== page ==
This week I was working on my open source startup project, BitShuva Radio. I acquired a new client this week, but this client was unique because he’s a Java developer and wanted to know how to edit the open source code for his new radio station.
As I typed out my answer, it dawned on me that the sheer number of technologies utilized in building a useful web application is staggering. That they actually work together is a testament of the beautiful soup that is web development today.
How many technologies does it take to build something useful on the web? Here’s my answer:
- KnockoutJS is
used heavilyabsolutely relied on. BitShuva is a dynamic single page application, meaning we’re doing lots of dynamic updates to the UI in real time. Knockout lets us make dynamic UIs very easily without resorting to tons of DOM manipulation code. Instead of DOM manipulation, Knockout lets you change your objects, and your UI automatically updates. For example, songsOnScreen.push(new Song()) will automatically show the song in the UI, no jQuery DOM manipulation required.
- I use knockout.postbox for decoupled pub/sub communication between client-side code components. For example, when I hit the play button, the click handler doesn’t need to know about HTML5 audio or any infrastructure concerns. Instead, it calls ko.postbox.publish(“Play”). Whoever is in charge of playing audio simply calls ko.postbox.subscribe(“Play”, …). This way, the click handler and the HTML5 audio component don’t need to know about each other. Nice and clean. Bonus: it works with Knockout observables, so you can say currentSong.publishOn(“SongChanged”) to automatically publish messages on a particular topic.
- UbaPlayer is used for playing HTML5 audio with a Flash fallback.
- For styling, we use LESS, the CSS superset. We use LESS because CSS is redundant; LESS lets us use variables and functions for code reuse, but still compiles down to plain CSS.
- jQuery is still there, but not as much as you might think. Because KnockoutJS handles the DOM <—> code interaction, jQuery is only needed in rare cases where we need special DOM manipulation (e.g. to fade in/out an element). We also use jQuery to do AJAX calls.
- The site generally uses Twitter Bootstrap UI toolkit for styling and consistency across the UI.
- We’re using Google Web Fonts for typography.
- For images like thumb-up/down, play button, etc. these are actually font characters, from the special Font Awesome web font. Because it’s just a font, they scale infinitely without losing fidelity, and you can change their appearance (size, color, etc.) using plain old CSS stylings. Icon fonts are awesome.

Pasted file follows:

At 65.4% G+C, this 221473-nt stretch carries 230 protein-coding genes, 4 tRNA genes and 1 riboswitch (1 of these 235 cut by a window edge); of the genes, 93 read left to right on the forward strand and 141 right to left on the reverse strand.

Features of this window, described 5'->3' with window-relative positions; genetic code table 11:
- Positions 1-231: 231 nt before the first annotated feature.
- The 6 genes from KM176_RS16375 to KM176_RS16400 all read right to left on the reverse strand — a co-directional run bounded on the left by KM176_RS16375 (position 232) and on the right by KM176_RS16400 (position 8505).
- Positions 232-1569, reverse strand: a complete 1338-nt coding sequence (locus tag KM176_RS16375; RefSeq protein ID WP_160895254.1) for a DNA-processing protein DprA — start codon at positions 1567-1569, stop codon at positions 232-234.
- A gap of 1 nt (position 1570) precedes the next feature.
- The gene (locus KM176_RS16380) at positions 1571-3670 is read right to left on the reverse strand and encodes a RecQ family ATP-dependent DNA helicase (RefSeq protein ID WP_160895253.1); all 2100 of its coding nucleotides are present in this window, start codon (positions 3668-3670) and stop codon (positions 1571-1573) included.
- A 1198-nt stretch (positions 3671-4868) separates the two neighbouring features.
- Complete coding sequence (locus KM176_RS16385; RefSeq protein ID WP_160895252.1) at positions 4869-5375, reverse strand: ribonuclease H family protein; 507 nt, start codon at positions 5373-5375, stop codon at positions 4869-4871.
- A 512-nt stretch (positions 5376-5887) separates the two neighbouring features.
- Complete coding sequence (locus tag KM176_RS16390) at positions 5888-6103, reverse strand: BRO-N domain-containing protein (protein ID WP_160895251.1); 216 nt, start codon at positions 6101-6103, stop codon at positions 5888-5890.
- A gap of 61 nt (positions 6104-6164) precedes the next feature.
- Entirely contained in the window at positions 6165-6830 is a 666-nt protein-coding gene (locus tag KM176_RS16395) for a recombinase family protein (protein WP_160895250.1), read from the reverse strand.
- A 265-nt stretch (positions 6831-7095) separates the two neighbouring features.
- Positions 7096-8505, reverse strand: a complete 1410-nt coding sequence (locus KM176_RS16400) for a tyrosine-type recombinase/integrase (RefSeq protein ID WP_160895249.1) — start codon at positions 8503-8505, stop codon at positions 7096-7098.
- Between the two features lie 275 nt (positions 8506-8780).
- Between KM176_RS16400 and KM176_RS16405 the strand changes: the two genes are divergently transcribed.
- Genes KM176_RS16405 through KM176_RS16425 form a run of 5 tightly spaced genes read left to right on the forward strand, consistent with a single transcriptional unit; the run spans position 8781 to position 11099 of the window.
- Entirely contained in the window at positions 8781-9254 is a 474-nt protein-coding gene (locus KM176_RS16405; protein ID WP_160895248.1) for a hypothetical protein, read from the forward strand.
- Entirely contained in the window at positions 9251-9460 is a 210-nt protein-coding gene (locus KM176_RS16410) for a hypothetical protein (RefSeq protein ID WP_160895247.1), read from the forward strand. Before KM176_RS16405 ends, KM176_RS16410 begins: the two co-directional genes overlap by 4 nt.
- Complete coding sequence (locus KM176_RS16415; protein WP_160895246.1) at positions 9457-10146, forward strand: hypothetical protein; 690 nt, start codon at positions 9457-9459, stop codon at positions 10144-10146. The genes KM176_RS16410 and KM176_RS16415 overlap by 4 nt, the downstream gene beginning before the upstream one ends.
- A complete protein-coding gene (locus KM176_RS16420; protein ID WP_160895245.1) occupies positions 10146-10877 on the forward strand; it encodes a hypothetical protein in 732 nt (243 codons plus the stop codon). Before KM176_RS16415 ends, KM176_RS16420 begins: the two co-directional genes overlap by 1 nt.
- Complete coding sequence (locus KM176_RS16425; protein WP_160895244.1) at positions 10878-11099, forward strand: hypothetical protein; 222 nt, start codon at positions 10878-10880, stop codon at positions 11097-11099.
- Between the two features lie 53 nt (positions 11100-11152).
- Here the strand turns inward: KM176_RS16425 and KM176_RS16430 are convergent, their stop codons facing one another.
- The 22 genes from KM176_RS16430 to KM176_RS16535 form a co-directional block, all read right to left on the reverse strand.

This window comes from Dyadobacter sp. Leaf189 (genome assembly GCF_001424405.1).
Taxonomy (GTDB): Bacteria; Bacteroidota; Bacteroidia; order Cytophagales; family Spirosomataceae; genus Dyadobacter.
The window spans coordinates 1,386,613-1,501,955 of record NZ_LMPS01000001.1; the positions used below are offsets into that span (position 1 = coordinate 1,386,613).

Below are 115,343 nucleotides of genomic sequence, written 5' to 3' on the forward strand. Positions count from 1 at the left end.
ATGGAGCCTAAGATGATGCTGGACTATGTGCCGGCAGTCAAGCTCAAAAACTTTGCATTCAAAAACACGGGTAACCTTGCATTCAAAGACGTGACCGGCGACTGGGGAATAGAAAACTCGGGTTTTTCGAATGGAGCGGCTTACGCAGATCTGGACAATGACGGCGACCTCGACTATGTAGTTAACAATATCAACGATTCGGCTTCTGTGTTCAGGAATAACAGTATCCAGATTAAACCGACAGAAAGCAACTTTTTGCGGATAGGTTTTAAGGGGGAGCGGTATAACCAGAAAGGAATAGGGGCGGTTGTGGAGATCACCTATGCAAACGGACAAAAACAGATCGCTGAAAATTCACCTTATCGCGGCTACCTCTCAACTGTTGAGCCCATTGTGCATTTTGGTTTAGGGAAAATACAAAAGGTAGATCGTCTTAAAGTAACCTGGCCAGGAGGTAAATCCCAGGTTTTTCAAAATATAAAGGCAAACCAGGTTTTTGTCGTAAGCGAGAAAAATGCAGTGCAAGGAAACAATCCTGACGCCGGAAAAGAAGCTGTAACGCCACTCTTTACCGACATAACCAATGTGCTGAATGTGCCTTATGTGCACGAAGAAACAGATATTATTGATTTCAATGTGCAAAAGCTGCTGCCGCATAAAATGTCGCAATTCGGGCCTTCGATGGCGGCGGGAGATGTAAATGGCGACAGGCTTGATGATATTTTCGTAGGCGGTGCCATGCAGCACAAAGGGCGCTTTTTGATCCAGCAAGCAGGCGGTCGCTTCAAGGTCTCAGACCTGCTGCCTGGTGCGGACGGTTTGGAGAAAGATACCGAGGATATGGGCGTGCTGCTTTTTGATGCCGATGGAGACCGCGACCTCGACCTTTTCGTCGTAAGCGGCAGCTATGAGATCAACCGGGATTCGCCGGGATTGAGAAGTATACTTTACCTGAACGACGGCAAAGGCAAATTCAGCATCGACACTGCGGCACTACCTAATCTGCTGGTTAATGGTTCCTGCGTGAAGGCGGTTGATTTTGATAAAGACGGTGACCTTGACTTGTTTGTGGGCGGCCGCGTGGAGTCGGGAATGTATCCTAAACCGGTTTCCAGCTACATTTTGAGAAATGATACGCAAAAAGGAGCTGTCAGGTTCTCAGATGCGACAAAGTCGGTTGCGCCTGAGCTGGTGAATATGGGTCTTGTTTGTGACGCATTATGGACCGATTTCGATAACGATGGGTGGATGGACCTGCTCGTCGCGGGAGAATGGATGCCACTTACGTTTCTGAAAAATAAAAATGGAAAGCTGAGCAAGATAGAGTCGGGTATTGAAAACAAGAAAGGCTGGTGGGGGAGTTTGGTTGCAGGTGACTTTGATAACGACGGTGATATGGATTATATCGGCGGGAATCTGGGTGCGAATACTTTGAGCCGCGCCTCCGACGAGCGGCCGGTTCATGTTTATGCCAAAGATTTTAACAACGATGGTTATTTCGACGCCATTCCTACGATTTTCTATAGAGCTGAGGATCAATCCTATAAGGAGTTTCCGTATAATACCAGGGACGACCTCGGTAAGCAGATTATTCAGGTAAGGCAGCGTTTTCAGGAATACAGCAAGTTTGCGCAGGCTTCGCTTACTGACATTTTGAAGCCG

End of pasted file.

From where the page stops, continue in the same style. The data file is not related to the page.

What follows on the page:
- We use Asp.NET MVC Razor view engine to actually render our UI. Because of heavy reliance on KnockoutJS, Razor isn’t needed much; it’s mostly just plain HTML that is dynamically swapped in through AJAX and KnockoutJS.
- The server code is written in C# 5 using Asp.NET MVC 4 + MVC Web API.
- ASP.NET Web Optimization Framework is used for minifying and bundling the scripts and CSS.
- The database is RavenDB, a modern, 2nd generation document database, easily the best NoSQL database in the .NET world. I use it because it’s blazing fast and simple to just start dumping objects into.
- ReactiveExtensions (RX) is used on the C# server end to treat events as observable streams, which can then write LINQ queries on top of. We also use its sister project, Interactive Extensions, for some useful extension methods to IEnumerable objects (such as .Do and .ForEach).
- To load up the whole shebang and edit the project top-to-bottom, I use Visual Studio 2012 + TypeScript tools plugin (for editing/compiling TypeScript) + Web Essentials (LESS compilation, better tooling for HTML5 web standards, and more).
Here’s the final tally of languages, frameworks, and tools used:
- 6 server-side .NET frameworks – RavenDB, MVC 4, MVC Web API, Reactive Extensions, Interactive Extensions, Web Optimization Framework.
- 3 tools – Visual Studio 2012, TypeScript tools plugin, Web Essentials plugin.
The sheer number of tools required to really build something useful on the web is staggering. You get the sense of why desktop developers — who often work in just a single language + UI framework (e.g. C# + WPF) — are hesitant to embrace the web. It requires massive retooling.
And to be truthful, this is only my beautiful web soup. I chose C# + KnockoutJS + TypeScript + LESS, but other web devs might prefer Ruby + BackboneJS + CoffeeScript + SASS. Or something entirely different.
It’s a fun time to be in web development.
My advice for developers? Learn a few web technologies that pique your interest and cook up your own beautiful web soup.